After dining ban due to Covid-19, takeaway waste clogs Hong Kong's pavements, parks and waterways

A staff member hands takeaway food to a customer at a restaurant in Hong Kong, on July 20, 2020.
A staff member hands takeaway food to a customer at a restaurant in Hong Kong, on July 20, 2020.PHOTO: REUTERS

HONG KONG (REUTERS) - A deluge of rubbish from takeaway containers and disposable cutlery is clogging the streets and parks of Hong Kong as coronavirus restrictions on dining in restaurants eat away at the city's capacity to dispose of its garbage.

The dining restrictions in the China-ruled Asian financial hub ban eating in any outlet after 6pm. At other times of the day, restaurants can operate only at half-capacity and with two people per table.

As a result, plastic from eating out has doubled from last year, since takeaway food is the only option for many people who do not cook at home. Hundreds of thousands of people in the crowded city live in compact apartments with tiny or non-existent kitchens.

Pavements in residential and office areas are littered with styrofoam boxes and coffee cups spilling out from bins, while plastic bags and wrappers are seen floating at popular swimming sites.

"For many people, the biggest issue is they don't deal with their own waste on a daily basis so they aren't realising the scale of their own consumption," said Ms Tracey Read, founder of Plastic Free Seas in Hong Kong.

The city's residents are consuming more than 101 million disposable plastic items for takeaway every week, according to environmental group Greeners Action, more than double the amount discarded last year.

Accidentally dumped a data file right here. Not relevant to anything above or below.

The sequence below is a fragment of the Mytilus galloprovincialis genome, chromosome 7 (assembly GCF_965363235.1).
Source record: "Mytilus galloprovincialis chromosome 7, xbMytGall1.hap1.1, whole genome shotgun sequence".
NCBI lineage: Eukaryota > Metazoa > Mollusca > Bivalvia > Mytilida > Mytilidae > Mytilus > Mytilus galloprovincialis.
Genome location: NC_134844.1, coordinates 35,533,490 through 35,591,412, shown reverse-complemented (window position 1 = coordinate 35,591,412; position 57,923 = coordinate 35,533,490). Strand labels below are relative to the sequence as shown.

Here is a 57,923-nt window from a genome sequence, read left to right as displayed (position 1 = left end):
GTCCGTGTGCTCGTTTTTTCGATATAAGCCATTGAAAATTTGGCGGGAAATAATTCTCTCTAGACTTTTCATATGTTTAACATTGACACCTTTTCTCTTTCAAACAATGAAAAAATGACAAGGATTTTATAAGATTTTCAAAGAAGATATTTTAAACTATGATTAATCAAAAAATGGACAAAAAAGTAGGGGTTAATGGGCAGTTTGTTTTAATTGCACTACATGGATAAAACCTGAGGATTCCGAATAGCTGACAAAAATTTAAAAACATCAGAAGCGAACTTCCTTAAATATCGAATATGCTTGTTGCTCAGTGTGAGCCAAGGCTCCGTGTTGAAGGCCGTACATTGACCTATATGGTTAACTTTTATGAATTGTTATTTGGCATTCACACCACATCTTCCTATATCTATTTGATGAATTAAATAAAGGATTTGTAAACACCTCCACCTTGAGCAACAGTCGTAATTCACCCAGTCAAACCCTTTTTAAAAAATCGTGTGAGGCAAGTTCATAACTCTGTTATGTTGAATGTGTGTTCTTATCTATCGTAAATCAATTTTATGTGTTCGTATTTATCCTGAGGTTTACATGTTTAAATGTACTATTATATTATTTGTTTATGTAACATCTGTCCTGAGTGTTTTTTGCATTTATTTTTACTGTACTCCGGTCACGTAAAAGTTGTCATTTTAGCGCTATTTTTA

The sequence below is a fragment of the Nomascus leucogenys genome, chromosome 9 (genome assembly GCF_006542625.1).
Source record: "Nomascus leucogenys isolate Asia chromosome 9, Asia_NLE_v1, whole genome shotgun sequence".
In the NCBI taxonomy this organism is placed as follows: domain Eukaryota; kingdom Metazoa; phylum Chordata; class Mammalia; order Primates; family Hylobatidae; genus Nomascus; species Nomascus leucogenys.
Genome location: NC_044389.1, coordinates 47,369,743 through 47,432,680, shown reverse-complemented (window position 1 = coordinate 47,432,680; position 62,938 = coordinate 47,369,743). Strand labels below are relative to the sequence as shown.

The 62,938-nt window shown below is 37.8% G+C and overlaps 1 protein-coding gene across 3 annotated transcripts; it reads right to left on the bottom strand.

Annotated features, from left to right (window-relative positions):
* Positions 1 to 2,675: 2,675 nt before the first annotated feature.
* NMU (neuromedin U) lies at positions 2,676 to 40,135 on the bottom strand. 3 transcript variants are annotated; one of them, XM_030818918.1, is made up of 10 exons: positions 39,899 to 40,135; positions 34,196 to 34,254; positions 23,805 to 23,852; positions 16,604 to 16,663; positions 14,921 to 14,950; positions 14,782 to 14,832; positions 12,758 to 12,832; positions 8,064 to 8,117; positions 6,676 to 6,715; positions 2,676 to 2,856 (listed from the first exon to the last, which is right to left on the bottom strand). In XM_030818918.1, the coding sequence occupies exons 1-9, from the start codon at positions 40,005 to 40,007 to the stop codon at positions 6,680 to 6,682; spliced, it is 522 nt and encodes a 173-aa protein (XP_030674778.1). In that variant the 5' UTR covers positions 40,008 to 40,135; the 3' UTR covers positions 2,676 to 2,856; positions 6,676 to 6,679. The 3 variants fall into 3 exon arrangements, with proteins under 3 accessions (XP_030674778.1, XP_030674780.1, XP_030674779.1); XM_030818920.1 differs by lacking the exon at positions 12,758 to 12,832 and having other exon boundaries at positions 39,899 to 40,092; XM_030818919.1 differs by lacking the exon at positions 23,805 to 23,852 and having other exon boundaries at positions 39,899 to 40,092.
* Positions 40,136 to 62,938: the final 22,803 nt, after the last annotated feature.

Hong Kong's government said existing landfills will reach capacity this year, and in June it announced it was disposing of human graves to further extend one site.

Single-use plastic tableware is one of the top 10 categories of marine litter in Hong Kong, according to the World Wildlife Fund.

"Emerging food delivery online platforms are definitely one of the contributors exacerbating the severity of the problem," said Ms June Wong, an executive at the World Wildlife Fund, who focuses on marine litter and plastic.

 
 

WWF-Hong Kong is working with delivery companies, Deliveroo and Foodpanda, to combat disposable plastic cutlery.

The government is promoting the minimal use of disposable tableware “wherever practicable”, such as not asking for plastic bags or disposable tableware when ordering takeaways, an official said.

A waste charging bill, proposed over a decade ago and aimed at tackling soaring waste, was put off the legislative agenda again in June due to time constraints.

Mr Edwin Chau, executive director at the Green Earth, a non-government organisation, said the city needs much stronger measures, such as expanding a plastic collection and recycling scheme to all districts and a landfill ban for plastic.

"Hong Kong cannot not afford to keep ignoring its own waste crisis," he said.